sycophant  おべっか使い
sot  飲んだくれ
glutton  大食漢
haughty  横柄な
surly  気難しい
bravery  勇気
generosity  寛容
clemency  温情

(3)
learned  学識のある
judicious  思慮分別のある
approbation  賛成
affected  うわべの

(4)
pseudo-  偽の
suffrage (投票による)賛成
maxim  処世訓
peremptory  有無を言わせぬ
impartial  偏見のない
scruple  ちゅうちょする
frugal  倹約する
industrious  勤勉な
temperate  節度のある
staid  落ち着いた
sedate  冷静な
headstrong  片意地な
impetuous  性急な
elate  得意がらせる
despond  落胆する
adversity  不運

(5)
undaunted  不屈の
poltroon  臆病者
viz. (ラテン)すなわち
appellation  呼称

詩の解釈に権威が必要か

生存中の作家の詩であれば、公開質問状を大新聞に載せるかコネからコネを手繰って聞くかすることで、真意を教えて貰えるかもしれない。

千年前の詩はこうはいかない。

不明・不可解な箇所があっても、お手上げである。

どんなに詳しく丁寧な解釈がなされていようと、それが本人のものでなければ、学者や研究者の推測に過ぎない。当たっているかもしれないし外れているかもしれない。信じるか信じないかは解説を読む側次第である。

涼州詞の第2句を例にとる。
 
 涼州詞
     王翰

 葡萄美酒夜光杯
 欲飲琵琶馬上催
 酔臥沙場君莫笑
 古来征戦幾人回


 欲飲琵琶馬上催


(1)駒田先生の百選では、
「誰かが馬上で琵琶をかき鳴らした。さあ飲みたまえとうながすかのように」
と解釈されている。

(2)孟広学氏は中国詩詞選読で、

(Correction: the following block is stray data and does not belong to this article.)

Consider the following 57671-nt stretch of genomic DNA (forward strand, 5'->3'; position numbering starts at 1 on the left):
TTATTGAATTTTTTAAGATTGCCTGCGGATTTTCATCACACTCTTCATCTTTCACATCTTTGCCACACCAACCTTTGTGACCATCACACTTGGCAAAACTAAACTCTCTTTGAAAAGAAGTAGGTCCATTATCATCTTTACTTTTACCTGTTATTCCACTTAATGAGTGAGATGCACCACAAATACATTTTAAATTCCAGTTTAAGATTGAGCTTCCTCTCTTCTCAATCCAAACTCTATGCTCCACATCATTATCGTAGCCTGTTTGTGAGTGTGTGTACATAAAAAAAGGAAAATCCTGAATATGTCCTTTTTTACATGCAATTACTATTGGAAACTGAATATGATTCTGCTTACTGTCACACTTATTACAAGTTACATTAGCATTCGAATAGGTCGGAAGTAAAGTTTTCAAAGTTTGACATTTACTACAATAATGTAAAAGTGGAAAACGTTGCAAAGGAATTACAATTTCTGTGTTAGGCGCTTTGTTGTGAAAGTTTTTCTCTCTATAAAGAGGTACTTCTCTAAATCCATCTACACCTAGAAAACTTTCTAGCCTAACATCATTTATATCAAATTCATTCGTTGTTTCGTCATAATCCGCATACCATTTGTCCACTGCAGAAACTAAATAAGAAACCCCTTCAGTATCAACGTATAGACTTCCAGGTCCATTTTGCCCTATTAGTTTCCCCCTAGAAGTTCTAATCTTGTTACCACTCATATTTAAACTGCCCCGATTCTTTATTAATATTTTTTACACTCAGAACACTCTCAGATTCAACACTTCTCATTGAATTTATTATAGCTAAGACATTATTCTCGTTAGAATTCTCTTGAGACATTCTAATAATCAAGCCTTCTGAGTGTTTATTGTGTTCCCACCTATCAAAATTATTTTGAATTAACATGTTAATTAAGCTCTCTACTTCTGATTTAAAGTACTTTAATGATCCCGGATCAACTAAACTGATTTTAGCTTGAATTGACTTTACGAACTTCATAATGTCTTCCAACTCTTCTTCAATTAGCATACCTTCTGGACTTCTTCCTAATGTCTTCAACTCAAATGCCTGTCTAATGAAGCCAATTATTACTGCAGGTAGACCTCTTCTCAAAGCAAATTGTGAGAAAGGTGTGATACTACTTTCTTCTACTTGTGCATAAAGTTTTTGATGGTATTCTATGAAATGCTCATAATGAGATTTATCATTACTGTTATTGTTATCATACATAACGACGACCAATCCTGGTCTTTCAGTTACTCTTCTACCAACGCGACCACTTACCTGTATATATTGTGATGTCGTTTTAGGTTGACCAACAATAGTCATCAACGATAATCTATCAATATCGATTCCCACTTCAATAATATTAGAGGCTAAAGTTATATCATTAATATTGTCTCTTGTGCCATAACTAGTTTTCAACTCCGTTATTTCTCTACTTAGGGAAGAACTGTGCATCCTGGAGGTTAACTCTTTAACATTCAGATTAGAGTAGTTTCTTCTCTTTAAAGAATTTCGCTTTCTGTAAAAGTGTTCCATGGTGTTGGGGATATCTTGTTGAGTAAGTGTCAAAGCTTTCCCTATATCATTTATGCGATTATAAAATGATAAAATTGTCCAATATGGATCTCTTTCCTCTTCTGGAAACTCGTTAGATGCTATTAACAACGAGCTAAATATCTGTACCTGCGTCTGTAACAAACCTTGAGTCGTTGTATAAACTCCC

「祝酒的話音未落、馬上的楽隊已為催促出征的将士而彈演」(祝杯の辞が終わらないうちに、早くも馬上の音楽隊員は合図の琵琶を弾き出陣を促した)
と口語に訳している。

(3)東大教授前野監修・弘前大教授江連著の「基礎からの漢文」では、
「飲もうとすると、(ちょうど折よく)琵琶の音が馬の上から起こった」
と通釈している。

三者三様とはよく言ったものだ。いずれも権威者であり専門家でありかつ学者である。誰が正しいのか。一人が正しければ、後の2人は間違った解釈をしていることになる。

権威者の権威はこの程度のものである。もしもヒマがあるなら、更に権威者の解説をネットで探すといい。
三者三様が十人十色と変身すること、私が保証する。

すべては「催」の受け取り方にかかっている。

駒田先生は、「勧」の意味にとった。
孟先生は、「催促」の意味にとった。
江連先生は、無視した。

一番ずるいのは無視した江連先生である。学者だって分からない事があっていい。それを認めたくないから、逃げの手を打ったのだ。

駒田先生の解釈にも無理がある。「催」に「勧」の意味は古漢語にもないからである。

孟先生の解釈には、音楽隊員を戦場に急き立てる冷酷な軍人とみなしている。馬上の琵琶弾きが、一兵卒の自分だって好きで戦場に向かうのではないのだという気持ちであることが表現されていない。

いずれも、私は満足しない。それで、私は自分で解釈することにした。

家族や友人と出征祝いの盃を交わす。祝いとは名ばかりで、別れ、それも死別同然の盃である。(万歳三唱で送られた長兄の出征を私は今も忘れない)

馬上の音楽隊員が、自分の出征のシーンを思い出し、軍規の通りに直ちに隊に連れていくのが忍びなく、督促の前に別れの曲を弾いて慰めたのである。「さあ、この時間を無駄にしないで、別れを惜しむがいい。次に彈くのは出陣の曲なのだから」時間をむだにするな、これが「催」の真意なのである。

三者三様、十人十色、誰もが自分の解釈を正しいと主張していい。四者四様、十一人十一色で、どこが悪い。

詩の解釈で、権威や定説に従うほどつまらないことはない。せっかくのイマジネーションの材料を他人の頭に差し出すようなもどだからだ。

補:
・「基礎からの漢文」は大学受験参考書です。もしもこの涼州詞が試験問題に出たら、受験生はどうすればいいのでしょう。駒田教授の早稲田大学に江連教授の解釈を解答にしたらゼロ点、弘前大学に駒田教授の解釈を解答にしたらゼロ点。

・「催」を現代漢語辞典で調べると、日本語の「催」と同じ意味でした。手元の古漢語字典には載っていません。現代中国語と同じ意味である証拠です。

・駒田先生の解釈の欠点は、「馬上」が考慮されていない点です。孟先生は見落としていません。

・定説は自説を持たない学者や評論家が作り上げたもの。定説を講義していれば、誰からも文句は言われません。バラバラでは、あちらの権威が立てば、こちらの権威が立ちません。

・自衛隊音楽隊は千秋楽の日の君が代だけしか演奏できないのではありません。立派な音楽家です。馬上の琵琶弾きも、同じ。惜別の曲の10や20はレパートリーに入っています。

英随筆選・・・RICHARD STEELE

鈍いペースですが、タイプ打ちの感覚が戻りつつあります。長文も苦になりません。

WORDにスペルチェック機能があります。助かっています。

-ethの動詞すべてに警告のアンダーラインが記されるのはご愛嬌です。

~~~~~

Recollections of Childhood

(1)